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Box-office revenue swings up even as attendance hits a wall

The 4% increase in sales last year comes entirely from higher ticket prices.

January 04, 2008|Josh Friedman | Times Staff Writer

Moviegoers were paying more in 2007, but that doesn't mean they were going more often.

Box-office revenue in the U.S. and Canada climbed 4% to $9.7 billion, the second straight year of higher receipts after dismal results in 2005. But the rise came entirely from costlier ticket prices. Attendance was flat, according to research firm Media by Numbers.

Moviegoers bought 1.4 billion tickets last year, the same as in 2006, despite a string of marquee sequels extending such franchises as "Spider-Man," "Shrek," "Pirates of the Caribbean" and "Harry Potter."

Studio executives and theater owners are trying to paint a positive picture in the face of fierce competition from video games, pay per view telecasts and online entertainment.

"That's a lot of people going to the cinema, given all the alternatives," said Mark Zoradi, president of Walt Disney Co.'s motion picture group.

Even so, attendance was down 12% from the modern-day peak of 1.6 billion tickets sold in 2002.

Studios report revenue, not attendance, so Media by Numbers makes its calculations based on the national average ticket price of $6.82. That doesn't reflect what most moviegoers fork over on a Friday night at the 24-plex, of course, but it takes into account the cheaper tickets in non-urban regions along with senior and child discounts and bargain matinees.

Early in 2007, the high-profile summer lineup had spurred bullish industry analysts to predict the first $10-billion year at the U.S. box office.

"People were expecting even better results based on the number of sequels," said David Corwin, president of Metropolitan Theatres Corp. in Los Angeles.

Hits including the Spartan battle epic "300" and the paunchy biker farce "Wild Hogs" got the year off to a good start, and summer lived up to expectations despite a few flops such as the big-budget comedy "Evan Almighty."

Business wilted in the fall, however, as fans showed scant interest in political fare such as the Tom Cruise-Meryl Streep drama "Lions for Lambs" and the Reese Witherspoon thriller "Rendition."

The year was saved by a trio of escapist December releases: the Will Smith science-fiction thriller "I Am Legend," the Nicolas Cage action sequel "National Treasure: Book of Secrets" and the family-friendly comedy "Alvin and the Chipmunks."

Overseas, studios benefited from the global popularity of Hollywood spectacles and the weak U.S. dollar, which makes foreign receipts worth more when revenue in euros, yen and other currency is translated into greenbacks.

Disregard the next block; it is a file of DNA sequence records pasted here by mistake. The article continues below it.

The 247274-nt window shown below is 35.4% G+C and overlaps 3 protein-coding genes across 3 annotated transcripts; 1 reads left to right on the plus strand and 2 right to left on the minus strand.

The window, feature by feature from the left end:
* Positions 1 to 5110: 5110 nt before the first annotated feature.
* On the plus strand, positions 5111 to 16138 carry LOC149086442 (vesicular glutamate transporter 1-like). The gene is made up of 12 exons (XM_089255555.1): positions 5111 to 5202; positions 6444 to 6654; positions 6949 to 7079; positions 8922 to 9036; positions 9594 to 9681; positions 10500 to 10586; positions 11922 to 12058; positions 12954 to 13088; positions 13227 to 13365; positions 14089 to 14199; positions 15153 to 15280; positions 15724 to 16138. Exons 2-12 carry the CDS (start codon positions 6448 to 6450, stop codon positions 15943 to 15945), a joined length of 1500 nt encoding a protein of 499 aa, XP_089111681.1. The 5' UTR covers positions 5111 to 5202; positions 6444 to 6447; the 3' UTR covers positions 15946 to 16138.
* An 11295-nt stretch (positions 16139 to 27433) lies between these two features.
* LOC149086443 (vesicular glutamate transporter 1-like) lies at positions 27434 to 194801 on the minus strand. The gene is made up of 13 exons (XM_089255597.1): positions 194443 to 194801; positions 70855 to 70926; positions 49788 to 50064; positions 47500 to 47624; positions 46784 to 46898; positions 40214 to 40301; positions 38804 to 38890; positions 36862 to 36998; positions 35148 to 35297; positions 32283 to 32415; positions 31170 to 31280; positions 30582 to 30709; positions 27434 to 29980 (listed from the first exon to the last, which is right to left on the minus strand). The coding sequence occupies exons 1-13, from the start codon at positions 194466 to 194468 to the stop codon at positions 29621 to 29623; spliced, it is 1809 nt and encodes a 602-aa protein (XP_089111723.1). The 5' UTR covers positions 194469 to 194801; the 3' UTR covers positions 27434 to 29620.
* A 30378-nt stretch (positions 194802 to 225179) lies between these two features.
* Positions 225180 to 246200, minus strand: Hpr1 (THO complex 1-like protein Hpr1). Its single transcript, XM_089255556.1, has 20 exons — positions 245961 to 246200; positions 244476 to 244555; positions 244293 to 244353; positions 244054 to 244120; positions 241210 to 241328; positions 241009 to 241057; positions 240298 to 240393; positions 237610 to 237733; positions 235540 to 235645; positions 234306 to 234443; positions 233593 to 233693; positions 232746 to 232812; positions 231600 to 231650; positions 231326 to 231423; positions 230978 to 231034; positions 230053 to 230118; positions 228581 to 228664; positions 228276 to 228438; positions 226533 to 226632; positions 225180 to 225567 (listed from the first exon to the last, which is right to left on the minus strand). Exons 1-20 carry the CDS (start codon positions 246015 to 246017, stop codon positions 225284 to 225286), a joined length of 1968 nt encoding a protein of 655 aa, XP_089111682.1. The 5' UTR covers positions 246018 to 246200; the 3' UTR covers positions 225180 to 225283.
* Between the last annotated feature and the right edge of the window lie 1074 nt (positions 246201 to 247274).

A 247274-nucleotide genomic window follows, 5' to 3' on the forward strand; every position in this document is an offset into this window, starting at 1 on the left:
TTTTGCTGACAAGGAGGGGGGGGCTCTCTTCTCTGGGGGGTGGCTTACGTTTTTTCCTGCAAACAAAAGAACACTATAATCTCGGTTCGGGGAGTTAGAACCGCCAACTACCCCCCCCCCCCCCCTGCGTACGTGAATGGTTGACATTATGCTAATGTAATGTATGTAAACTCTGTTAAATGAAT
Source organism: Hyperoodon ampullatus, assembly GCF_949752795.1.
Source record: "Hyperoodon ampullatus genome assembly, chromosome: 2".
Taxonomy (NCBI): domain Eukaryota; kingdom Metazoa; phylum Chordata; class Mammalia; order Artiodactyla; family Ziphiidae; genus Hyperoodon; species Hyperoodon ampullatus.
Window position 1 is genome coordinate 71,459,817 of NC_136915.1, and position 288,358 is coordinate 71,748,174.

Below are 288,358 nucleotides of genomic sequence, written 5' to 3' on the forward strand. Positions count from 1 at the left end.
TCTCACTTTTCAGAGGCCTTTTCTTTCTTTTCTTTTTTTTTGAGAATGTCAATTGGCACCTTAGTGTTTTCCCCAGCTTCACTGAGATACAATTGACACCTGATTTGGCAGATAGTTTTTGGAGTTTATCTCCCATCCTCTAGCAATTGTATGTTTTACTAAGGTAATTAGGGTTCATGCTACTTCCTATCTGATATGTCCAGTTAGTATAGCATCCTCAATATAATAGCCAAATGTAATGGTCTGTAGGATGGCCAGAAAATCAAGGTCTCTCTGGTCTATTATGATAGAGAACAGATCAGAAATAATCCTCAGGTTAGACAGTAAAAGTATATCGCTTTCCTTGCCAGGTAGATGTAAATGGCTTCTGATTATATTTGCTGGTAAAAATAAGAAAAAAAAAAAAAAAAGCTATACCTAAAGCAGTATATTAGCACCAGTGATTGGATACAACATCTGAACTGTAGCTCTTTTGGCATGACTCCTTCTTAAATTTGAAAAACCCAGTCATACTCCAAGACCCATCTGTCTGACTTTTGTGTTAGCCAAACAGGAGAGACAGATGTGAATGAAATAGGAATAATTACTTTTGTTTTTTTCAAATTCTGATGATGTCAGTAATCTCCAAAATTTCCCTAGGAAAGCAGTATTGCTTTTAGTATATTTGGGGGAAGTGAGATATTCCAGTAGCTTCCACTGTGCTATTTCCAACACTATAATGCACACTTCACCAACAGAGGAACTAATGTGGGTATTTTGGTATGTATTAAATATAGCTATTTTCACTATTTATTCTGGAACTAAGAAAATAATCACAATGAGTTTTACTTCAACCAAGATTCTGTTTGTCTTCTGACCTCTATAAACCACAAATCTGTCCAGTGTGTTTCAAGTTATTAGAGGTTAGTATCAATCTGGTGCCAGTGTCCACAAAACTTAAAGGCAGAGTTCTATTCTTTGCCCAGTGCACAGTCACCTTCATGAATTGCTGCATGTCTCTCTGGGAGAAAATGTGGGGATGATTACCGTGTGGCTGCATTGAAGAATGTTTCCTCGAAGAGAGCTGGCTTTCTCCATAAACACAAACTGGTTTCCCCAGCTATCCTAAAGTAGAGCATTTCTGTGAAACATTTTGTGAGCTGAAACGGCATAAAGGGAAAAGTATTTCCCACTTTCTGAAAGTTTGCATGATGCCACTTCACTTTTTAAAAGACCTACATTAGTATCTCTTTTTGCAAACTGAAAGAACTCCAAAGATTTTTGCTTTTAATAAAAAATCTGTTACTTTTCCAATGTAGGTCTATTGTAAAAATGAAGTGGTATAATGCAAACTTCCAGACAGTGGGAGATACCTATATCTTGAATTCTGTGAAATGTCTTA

At Disney, for example, foreign box office totaled $1.7 billion while domestic receipts reached $1.4 billion. The company's two biggest hits, "Pirates of the Caribbean: At World's End" and "Ratatouille," both did more than two-thirds of their business abroad.

Whether the higher box-office revenue translates into higher earnings at entertainment companies such as Disney, News Corp. and Time Warner Inc. remains to be seen.

Production costs and profit participation deals are more expensive than ever, and the DVD sales that propelled profit growth for most of this decade have also hit a wall.

In the first box-office weekend of 2008, "Treasure," "Alvin" and "Legend" could hang on to the top three rankings for the third straight time, although the quirky comedy "Juno" may crash the troika's party if it keeps zooming up the charts.

Today's only new major release is Warner Bros.' "One Missed Call," starring Shannyn Sossamon and Edward Burns in the latest Hollywood remake of a Japanese horror flick.

Disney's "Treasure" is expected to edge out 20th Century Fox's surprise blockbuster "Alvin" for No. 1, with both banking under $20 million for the weekend, according to industry executives who scrutinize consumer tracking surveys. This weekend's overall results are sure to cool from the torrid holiday season pace now that most adults are back at work and kids in school.

Warner's "Legend" could stay in third with an additional $10 million -- if it staves off Fox Searchlight's "Juno," a crossover hit whose popularity has thrust it toward the top of the Oscar contender class.

In the fifth week of its rollout, "Juno" will widen to 1,926 theaters, nearly twice as many as it was in last weekend.

The timing is right: Star Ellen Page, who plays a sassy, pregnant teenager, was scheduled to promote the film on David Letterman's late-night TV talk show Thursday, which returned this week thanks to an interim deal with striking writers.

"One Missed Call," whose PG-13 rating will help entice teenagers, is expected to open at about $6 million, landing in the bottom half of the top 10, although horror pictures have been known to surprise analysts and it faces no true competition in the genre.

Box-office trends for the rest of the year were hard to predict with fewer sequels on tap, said Corwin, whose chain has 23 locations and 116 screens.

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